I have always loved words, I believe, quite often the bigger, the better. I was better than most of my classmates at spelling bees. I learned words like the term for the miner’s lung disease or silicosis (Pneumonoultramicroscopicsilicosis) in about fifth or sixth grade. Reading lots of books of different types, from textbooks to science-fiction, historical, fantasy, thrillers, and sometimes religious tomes increased my vocabulary, as did my work. I once worked for a priest who not only became a good friend, but consistently drove me to open a dictionary at least once a week to learn a new word he’d thrown out in dictation or conversation. That was the best job I’ve ever had.
Education for Ministry (EfM) has taught me many things, including lots of big, sometimes exotic words. I had somewhat run across the term scotosis quite a few times throughout my EfM life. This year, somehow, it struck me because of its applicability to the world we seem to be living in now.
Just about every dictionary I consulted defined scotosis as “intellectual blindness” and “hardening of the mind against unwanted wisdom.” After living through the year 2020, with its pandemic, political and social divisions, speeches full of hatred and encouraging violence, protests over brutality and racial stereotyping, and more examples of other kinds of divisiveness than I can count, I would have to say scotosis is a word all too applicable.
In the theological sense, scotosis usually refers to factionalism that refuses to acknowledge common ground or even the possibility that more than one belief, opinion, or stance. The Reformation began with Martin Luther’s 95 theses, but also with translations of the Bible being made and printed in the languages of the people, changes in the language and performance of the liturgy, and even rejection of some aspects of doctrine and replacement with new ideologies and teachings. Scotosis still shows itself in the theological realm with the splitting of traditional denominations into conservative, liberal, and moderate forms. Nondenominational churches are growing by the bushel basket full.
In our cultural life, treaties are made and broken. Ancient wars continue, and the hope of unity of thought and purpose seems to have flitted away like a butterfly in the breeze. Our country used to pride itself on being a melting pot of people seeking freedom and what we called the American Dream. Now it builds walls and reduces the quotas of refugees. Some groups seek to marginalize those already here in any way possible through denial of aid, healthcare, employment, housing assistance, education, and even social programs.
Scotosis gives me a word to describe those unwilling to be open to the concept of equality of any sort. Even something as simple as wearing a mask to help prevent the spread of a deadly disease is something that some people refuse to do because they feel it infringes on their freedom. Never mind that they risk infecting others – or even themselves. What is worse, in my opinion, is that when they gather, whether for church events, a party, dinner out, or even shopping without a mask, other like-minded people are infected and can become critically ill or even die, just because they wanted to assert their right to freedom from governmental, medical, or even common-sense restrictions.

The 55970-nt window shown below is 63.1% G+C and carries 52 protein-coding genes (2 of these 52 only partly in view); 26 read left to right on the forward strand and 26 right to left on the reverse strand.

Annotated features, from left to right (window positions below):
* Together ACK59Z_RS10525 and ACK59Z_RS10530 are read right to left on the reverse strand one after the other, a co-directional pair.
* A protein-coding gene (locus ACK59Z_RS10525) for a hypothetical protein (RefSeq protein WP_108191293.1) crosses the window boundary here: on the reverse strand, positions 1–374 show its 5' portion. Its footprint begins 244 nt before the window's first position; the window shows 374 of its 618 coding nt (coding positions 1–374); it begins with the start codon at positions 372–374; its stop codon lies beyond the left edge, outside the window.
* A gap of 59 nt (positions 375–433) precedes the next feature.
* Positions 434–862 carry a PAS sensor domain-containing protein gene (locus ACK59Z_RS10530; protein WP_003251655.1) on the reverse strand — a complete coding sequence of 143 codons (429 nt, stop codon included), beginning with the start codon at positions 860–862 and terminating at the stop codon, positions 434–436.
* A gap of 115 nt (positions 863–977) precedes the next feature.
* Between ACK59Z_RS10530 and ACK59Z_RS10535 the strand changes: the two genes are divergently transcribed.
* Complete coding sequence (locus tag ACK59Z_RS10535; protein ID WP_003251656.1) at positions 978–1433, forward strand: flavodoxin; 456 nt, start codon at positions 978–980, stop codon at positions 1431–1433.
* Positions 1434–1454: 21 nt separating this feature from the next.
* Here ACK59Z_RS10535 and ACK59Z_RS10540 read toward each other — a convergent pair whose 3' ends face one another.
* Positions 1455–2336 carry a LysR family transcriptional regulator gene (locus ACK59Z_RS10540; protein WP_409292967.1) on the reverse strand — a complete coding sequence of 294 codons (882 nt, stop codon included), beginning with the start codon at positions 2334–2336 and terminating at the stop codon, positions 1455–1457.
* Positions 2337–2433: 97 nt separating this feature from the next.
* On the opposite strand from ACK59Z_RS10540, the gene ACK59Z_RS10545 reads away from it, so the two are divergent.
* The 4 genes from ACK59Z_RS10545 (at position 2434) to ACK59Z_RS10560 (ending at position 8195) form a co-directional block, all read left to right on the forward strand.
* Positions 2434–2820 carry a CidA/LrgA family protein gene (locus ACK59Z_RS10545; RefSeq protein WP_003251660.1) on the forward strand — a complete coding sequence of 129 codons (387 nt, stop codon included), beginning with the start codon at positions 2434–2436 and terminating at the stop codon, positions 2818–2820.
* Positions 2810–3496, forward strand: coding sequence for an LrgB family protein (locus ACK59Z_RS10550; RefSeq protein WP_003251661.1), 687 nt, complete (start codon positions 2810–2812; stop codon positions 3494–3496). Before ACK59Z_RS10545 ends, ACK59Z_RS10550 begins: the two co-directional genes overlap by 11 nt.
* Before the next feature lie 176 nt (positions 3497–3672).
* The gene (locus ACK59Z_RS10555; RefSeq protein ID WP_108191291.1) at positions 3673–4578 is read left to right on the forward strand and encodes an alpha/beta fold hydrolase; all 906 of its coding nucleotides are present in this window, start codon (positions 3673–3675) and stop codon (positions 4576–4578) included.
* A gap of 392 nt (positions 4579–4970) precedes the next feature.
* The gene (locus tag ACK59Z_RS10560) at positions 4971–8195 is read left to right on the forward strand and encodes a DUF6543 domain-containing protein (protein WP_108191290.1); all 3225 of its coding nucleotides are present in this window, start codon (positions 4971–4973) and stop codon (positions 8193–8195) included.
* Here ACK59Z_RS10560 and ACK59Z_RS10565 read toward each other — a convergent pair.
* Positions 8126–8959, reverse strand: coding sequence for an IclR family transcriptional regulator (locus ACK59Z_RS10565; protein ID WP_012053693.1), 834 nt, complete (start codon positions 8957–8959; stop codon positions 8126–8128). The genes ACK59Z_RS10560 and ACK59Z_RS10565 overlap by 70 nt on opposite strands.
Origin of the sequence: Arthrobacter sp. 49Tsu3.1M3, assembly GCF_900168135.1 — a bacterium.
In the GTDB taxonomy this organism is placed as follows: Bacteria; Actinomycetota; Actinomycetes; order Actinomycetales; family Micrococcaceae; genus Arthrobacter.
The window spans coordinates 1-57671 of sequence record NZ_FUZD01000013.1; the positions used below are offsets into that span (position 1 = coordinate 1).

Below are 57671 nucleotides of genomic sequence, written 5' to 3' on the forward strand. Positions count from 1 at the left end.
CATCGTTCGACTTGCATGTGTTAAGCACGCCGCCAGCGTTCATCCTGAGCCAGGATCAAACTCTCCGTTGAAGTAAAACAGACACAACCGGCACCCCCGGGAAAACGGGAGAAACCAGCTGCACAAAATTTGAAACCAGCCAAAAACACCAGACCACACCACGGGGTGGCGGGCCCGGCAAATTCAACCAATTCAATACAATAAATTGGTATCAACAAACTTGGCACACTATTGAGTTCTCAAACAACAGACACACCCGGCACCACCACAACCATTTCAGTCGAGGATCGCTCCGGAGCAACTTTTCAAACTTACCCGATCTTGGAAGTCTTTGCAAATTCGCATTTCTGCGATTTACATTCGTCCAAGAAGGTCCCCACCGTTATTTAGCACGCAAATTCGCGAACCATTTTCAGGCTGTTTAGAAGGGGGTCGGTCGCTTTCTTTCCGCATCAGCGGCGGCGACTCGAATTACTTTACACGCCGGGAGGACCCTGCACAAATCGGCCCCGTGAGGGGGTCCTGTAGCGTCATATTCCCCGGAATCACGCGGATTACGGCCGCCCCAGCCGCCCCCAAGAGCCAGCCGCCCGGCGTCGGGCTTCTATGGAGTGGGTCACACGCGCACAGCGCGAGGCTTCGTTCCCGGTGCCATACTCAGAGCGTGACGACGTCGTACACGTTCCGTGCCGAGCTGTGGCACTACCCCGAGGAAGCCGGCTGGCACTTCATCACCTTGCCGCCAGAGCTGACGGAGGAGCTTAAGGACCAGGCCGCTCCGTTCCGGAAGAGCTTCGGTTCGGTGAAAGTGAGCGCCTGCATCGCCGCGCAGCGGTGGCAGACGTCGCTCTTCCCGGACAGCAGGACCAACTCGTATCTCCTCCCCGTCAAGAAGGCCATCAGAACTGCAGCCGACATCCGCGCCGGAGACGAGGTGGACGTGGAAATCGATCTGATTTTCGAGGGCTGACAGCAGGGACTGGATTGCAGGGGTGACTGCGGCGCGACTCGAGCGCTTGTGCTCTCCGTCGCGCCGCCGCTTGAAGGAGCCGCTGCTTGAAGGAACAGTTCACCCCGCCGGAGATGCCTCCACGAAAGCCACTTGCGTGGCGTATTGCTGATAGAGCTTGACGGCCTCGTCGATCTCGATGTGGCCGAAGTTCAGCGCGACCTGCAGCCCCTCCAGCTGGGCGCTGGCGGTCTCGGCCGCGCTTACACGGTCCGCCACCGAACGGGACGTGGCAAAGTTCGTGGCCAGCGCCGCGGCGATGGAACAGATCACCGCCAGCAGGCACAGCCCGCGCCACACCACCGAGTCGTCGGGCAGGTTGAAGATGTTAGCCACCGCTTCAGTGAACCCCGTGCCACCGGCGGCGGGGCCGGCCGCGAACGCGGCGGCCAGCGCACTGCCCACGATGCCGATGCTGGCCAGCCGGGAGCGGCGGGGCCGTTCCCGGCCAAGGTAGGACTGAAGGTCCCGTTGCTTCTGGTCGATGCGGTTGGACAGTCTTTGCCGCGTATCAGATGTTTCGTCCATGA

Jesus met many people on his journeys with scotosis. The Pharisees and many Jews, both religious hierarchs and laypeople, rejected his teachings because Jesus’s words didn’t agree with orthodox tradition and practice of Judaism. Jesus used teachings such as the Good Samaritan to show how the common teaching of “love your neighbor,” also a fundamental concept in Judaism, should be displayed. The idea of an unclean and unorthodox Samaritan helping a Jewish man while priests and their followers walked by the injured man on the road, expanded the idea of who one’s neighbor truly was.
I wonder how Jesus would view our current situation were he to walk the earth right now (as he might be, who knows?). Would he approve of the hard-heartedness, greed, in-fighting, cruelty, and ignoring of just about every teaching he gave? Would he find the intellectual blindness simply to be being human? What would he think of the homeless, especially the homeless veterans, sleeping under bridges in the cold winds of winter? Or the children going hungry at school because social programs to help feed them have been cut? What about the penalizing of churches and organizations that set up feeding stations for the hungry? I seem to keep thinking of the same situations, time after time, and wondering why nothing ever seems to change – much, if any.
During Advent, as we wait to celebrate the birth of the one who taught love, kindness, and empathy, could it be a project simply to love without requiring reciprocation or expectation? Could we help calm the anxieties and tone down the rhetoric that have been so much a part of our year so far? Could we remember to give to the needy instead of focusing on how many gifts we can pile under the tree at our own homes? Can we crush the scotosis and open our minds to peace and hope? Can we practice the teachings of Jesus without regard to the race, culture, religion, political affiliation, orientation, or any other box we would typically put others in?
Scotosis is a kind of disease we need to cure, and its victims are those we need to heal. What better time to start than now?
Image: Jesus and the Doctors of the Faith, Artists: Circle of Jusepe de Ribera, 1630, from the Kunsthistorisches Museum, Vienna, Austria. Found at Wikimedia Commons.
Linda Ryan is a co-mentor for an Education for Ministry group, an avid reader, lover of Baroque and Renaissance music, and retired. She keeps the blog Jericho’s Daughter. She lives with her three cats, who provide entertainment and aesthetics, even when asleep.